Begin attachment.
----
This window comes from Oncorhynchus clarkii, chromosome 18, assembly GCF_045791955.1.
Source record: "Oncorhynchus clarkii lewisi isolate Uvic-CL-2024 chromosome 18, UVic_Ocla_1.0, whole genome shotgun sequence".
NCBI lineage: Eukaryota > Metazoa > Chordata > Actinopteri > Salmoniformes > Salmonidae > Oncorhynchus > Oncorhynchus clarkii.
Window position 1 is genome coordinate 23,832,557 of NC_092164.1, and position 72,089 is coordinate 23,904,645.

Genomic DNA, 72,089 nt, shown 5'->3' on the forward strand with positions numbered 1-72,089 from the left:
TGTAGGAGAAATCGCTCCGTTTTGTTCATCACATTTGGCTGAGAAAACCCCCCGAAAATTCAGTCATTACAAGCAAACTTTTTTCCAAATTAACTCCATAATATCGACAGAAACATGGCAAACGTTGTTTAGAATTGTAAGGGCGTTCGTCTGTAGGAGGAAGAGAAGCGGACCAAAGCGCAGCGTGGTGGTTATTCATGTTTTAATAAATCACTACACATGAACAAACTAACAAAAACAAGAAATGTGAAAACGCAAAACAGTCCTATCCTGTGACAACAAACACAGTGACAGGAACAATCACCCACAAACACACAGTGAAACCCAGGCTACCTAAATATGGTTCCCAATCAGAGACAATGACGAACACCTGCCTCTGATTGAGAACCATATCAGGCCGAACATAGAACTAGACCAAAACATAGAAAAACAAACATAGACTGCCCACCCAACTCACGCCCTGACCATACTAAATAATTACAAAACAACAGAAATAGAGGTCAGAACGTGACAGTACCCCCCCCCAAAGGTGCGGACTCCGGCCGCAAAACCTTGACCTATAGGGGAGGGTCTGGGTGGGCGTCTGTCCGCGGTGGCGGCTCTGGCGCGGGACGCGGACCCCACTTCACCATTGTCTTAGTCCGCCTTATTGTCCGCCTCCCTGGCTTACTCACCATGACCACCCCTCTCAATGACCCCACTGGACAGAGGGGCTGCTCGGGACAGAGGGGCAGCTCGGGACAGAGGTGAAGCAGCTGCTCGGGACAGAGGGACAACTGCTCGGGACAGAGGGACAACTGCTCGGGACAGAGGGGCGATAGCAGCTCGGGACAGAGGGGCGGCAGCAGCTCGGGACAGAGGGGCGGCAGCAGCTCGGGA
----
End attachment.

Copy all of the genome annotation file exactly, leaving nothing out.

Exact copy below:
This window comes from Oncorhynchus clarkii, chromosome 18, assembly GCF_045791955.1.
Source record: "Oncorhynchus clarkii lewisi isolate Uvic-CL-2024 chromosome 18, UVic_Ocla_1.0, whole genome shotgun sequence".
NCBI lineage: Eukaryota > Metazoa > Chordata > Actinopteri > Salmoniformes > Salmonidae > Oncorhynchus > Oncorhynchus clarkii.
Window position 1 is genome coordinate 23,832,557 of NC_092164.1, and position 72,089 is coordinate 23,904,645.

Genomic DNA, 72,089 nt, shown 5'->3' on the forward strand with positions numbered 1-72,089 from the left:
TGTAGGAGAAATCGCTCCGTTTTGTTCATCACATTTGGCTGAGAAAACCCCCCGAAAATTCAGTCATTACAAGCAAACTTTTTTCCAAATTAACTCCATAATATCGACAGAAACATGGCAAACGTTGTTTAGAATTGTAAGGGCGTTCGTCTGTAGGAGGAAGAGAAGCGGACCAAAGCGCAGCGTGGTGGTTATTCATGTTTTAATAAATCACTACACATGAACAAACTAACAAAAACAAGAAATGTGAAAACGCAAAACAGTCCTATCCTGTGACAACAAACACAGTGACAGGAACAATCACCCACAAACACACAGTGAAACCCAGGCTACCTAAATATGGTTCCCAATCAGAGACAATGACGAACACCTGCCTCTGATTGAGAACCATATCAGGCCGAACATAGAACTAGACCAAAACATAGAAAAACAAACATAGACTGCCCACCCAACTCACGCCCTGACCATACTAAATAATTACAAAACAACAGAAATAGAGGTCAGAACGTGACAGTACCCCCCCCCAAAGGTGCGGACTCCGGCCGCAAAACCTTGACCTATAGGGGAGGGTCTGGGTGGGCGTCTGTCCGCGGTGGCGGCTCTGGCGCGGGACGCGGACCCCACTTCACCATTGTCTTAGTCCGCCTTATTGTCCGCCTCCCTGGCTTACTCACCATGACCACCCCTCTCAATGACCCCACTGGACAGAGGGGCTGCTCGGGACAGAGGGGCAGCTCGGGACAGAGGTGAAGCAGCTGCTCGGGACAGAGGGACAACTGCTCGGGACAGAGGGACAACTGCTCGGGACAGAGGGGCGATAGCAGCTCGGGACAGAGGGGCGGCAGCAGCTCGGGACAGAGGGGCGGCAGCAGCTCGGGA